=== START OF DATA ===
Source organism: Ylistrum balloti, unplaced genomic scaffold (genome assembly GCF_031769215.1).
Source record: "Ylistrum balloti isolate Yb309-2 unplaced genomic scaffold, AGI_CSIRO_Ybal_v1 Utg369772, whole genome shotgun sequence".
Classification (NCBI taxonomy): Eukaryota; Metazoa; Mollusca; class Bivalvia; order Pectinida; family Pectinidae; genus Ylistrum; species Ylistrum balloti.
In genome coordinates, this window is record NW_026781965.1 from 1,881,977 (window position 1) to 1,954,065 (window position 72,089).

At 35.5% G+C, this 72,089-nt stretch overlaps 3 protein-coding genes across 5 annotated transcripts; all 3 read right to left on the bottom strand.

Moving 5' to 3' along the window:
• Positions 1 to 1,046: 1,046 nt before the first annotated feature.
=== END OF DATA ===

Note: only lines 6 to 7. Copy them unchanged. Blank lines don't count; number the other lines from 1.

Moving 5' to 3' along the window:
• Positions 1 to 1,046: 1,046 nt before the first annotated feature.